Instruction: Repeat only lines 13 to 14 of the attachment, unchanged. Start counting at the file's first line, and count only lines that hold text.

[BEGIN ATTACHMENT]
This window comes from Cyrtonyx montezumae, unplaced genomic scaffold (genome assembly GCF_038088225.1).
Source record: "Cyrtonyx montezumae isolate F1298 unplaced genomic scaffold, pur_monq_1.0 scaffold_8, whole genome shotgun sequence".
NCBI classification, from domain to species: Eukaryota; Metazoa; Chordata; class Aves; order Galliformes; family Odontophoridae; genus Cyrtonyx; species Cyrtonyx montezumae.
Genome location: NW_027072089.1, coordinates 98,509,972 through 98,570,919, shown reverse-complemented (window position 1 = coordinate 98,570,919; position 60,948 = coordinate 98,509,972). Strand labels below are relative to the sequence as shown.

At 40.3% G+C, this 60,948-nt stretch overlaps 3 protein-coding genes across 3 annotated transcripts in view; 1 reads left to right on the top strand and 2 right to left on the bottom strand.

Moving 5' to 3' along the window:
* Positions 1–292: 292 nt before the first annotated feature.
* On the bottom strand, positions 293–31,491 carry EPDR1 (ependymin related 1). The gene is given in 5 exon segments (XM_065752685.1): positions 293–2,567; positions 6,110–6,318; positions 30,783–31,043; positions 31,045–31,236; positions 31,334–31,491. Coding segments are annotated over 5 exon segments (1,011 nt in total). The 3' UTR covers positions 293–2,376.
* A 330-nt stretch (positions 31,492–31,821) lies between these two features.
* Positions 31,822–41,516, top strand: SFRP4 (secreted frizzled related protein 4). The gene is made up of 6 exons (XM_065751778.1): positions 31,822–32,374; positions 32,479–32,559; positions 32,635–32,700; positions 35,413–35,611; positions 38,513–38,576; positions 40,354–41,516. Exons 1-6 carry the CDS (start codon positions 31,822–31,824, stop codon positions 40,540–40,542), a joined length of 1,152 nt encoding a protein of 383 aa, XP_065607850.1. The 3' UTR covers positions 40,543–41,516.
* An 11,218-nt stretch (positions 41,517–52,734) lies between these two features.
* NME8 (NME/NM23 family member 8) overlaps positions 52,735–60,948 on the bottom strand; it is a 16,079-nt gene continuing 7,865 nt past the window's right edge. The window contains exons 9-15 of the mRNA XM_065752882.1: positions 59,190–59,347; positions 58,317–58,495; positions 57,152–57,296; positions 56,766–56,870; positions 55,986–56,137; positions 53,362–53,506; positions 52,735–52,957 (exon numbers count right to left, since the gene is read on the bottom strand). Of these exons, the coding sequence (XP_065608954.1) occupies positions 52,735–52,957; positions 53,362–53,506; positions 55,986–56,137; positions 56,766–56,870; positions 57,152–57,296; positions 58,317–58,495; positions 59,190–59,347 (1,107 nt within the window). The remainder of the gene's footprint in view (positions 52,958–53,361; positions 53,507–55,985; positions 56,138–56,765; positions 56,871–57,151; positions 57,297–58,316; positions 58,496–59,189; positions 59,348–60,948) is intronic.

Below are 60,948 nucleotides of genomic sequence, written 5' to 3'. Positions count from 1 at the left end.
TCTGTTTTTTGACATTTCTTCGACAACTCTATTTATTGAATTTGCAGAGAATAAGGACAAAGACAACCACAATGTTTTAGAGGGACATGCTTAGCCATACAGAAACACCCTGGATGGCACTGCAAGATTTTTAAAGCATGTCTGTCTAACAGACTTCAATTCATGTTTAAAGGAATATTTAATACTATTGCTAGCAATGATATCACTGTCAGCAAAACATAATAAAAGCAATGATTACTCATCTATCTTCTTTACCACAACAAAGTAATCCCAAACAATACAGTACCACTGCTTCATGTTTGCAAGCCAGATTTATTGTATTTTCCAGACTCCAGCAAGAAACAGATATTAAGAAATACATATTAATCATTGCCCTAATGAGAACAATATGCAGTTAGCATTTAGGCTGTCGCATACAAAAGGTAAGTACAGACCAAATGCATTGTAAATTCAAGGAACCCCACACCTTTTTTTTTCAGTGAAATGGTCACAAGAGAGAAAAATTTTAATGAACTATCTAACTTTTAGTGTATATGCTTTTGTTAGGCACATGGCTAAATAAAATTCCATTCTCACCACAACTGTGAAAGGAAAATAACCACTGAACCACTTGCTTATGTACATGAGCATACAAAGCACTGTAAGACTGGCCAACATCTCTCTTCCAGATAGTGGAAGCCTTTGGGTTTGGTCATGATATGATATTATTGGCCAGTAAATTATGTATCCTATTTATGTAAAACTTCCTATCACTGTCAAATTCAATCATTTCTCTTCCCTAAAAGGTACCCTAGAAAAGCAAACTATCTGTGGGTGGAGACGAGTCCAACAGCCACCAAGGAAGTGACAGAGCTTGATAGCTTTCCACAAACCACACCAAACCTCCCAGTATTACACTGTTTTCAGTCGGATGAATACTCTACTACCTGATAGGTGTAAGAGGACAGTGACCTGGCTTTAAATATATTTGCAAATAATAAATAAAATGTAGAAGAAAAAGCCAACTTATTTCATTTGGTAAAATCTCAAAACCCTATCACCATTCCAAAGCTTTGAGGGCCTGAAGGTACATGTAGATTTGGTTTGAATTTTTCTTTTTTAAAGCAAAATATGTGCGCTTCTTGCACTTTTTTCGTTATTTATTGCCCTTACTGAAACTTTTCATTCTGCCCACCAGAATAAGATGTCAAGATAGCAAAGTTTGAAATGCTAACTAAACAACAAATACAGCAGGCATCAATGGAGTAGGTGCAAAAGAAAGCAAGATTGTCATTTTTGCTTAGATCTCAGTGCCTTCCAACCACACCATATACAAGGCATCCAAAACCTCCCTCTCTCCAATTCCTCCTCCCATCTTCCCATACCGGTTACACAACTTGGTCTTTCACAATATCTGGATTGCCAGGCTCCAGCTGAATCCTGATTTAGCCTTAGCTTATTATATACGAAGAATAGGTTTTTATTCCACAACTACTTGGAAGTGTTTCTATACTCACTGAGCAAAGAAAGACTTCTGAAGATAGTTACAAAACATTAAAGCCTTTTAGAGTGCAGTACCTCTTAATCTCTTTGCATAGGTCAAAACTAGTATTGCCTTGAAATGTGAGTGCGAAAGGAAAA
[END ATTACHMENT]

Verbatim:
Below are 60,948 nucleotides of genomic sequence, written 5' to 3'. Positions count from 1 at the left end.
TCTGTTTTTTGACATTTCTTCGACAACTCTATTTATTGAATTTGCAGAGAATAAGGACAAAGACAACCACAATGTTTTAGAGGGACATGCTTAGCCATACAGAAACACCCTGGATGGCACTGCAAGATTTTTAAAGCATGTCTGTCTAACAGACTTCAATTCATGTTTAAAGGAATATTTAATACTATTGCTAGCAATGATATCACTGTCAGCAAAACATAATAAAAGCAATGATTACTCATCTATCTTCTTTACCACAACAAAGTAATCCCAAACAATACAGTACCACTGCTTCATGTTTGCAAGCCAGATTTATTGTATTTTCCAGACTCCAGCAAGAAACAGATATTAAGAAATACATATTAATCATTGCCCTAATGAGAACAATATGCAGTTAGCATTTAGGCTGTCGCATACAAAAGGTAAGTACAGACCAAATGCATTGTAAATTCAAGGAACCCCACACCTTTTTTTTTCAGTGAAATGGTCACAAGAGAGAAAAATTTTAATGAACTATCTAACTTTTAGTGTATATGCTTTTGTTAGGCACATGGCTAAATAAAATTCCATTCTCACCACAACTGTGAAAGGAAAATAACCACTGAACCACTTGCTTATGTACATGAGCATACAAAGCACTGTAAGACTGGCCAACATCTCTCTTCCAGATAGTGGAAGCCTTTGGGTTTGGTCATGATATGATATTATTGGCCAGTAAATTATGTATCCTATTTATGTAAAACTTCCTATCACTGTCAAATTCAATCATTTCTCTTCCCTAAAAGGTACCCTAGAAAAGCAAACTATCTGTGGGTGGAGACGAGTCCAACAGCCACCAAGGAAGTGACAGAGCTTGATAGCTTTCCACAAACCACACCAAACCTCCCAGTATTACACTGTTTTCAGTCGGATGAATACTCTACTACCTGATAGGTGTAAGAGGACAGTGACCTGGCTTTAAATATATTTGCAAATAATAAATAAAATGTAGAAGAAAAAGCCAACTTATTTCATTTGGTAAAATCTCAAAACCCTATCACCATTCCAAAGCTTTGAGGGCCTGAAGGTACATGTAGATTTGGTTTGAATTTTTCTTTTTTAAAGCAAAATATGTGCGCTTCTTGCACTTTTTTCGTTATTTATTGCCCTTACTGAAACTTTTCATTCTGCCCACCAGAATAAGATGTCAAGATAGCAAAGTTTGAAATGCTAACTAAACAACAAATACAGCAGGCATCAATGGAGTAGGTGCAAAAGAAAGCAAGATTGTCATTTTTGCTTAGATCTCAGTGCCTTCCAACCACACCATATACAAGGCATCCAAAACCTCCCTCTCTCCAATTCCTCCTCCCATCTTCCCATACCGGTTACACAACTTGGTCTTTCACAATATCTGGATTGCCAGGCTCCAGCTGAATCCTGATTTAGCCTTAGCTTATTATATACGAAGAATAGGTTTTTATTCCACAACTACTTGGAAGTGTTTCTATACTCACTGAGCAAAGAAAGACTTCTGAAGATAGTTACAAAACATTAAAGCCTTTTAGAGTGCAGTACCTCTTAATCTCTTTGCATAGGTCAAAACTAGTATTGCCTTGAAATGTGAGTGCGAAAGGAAAA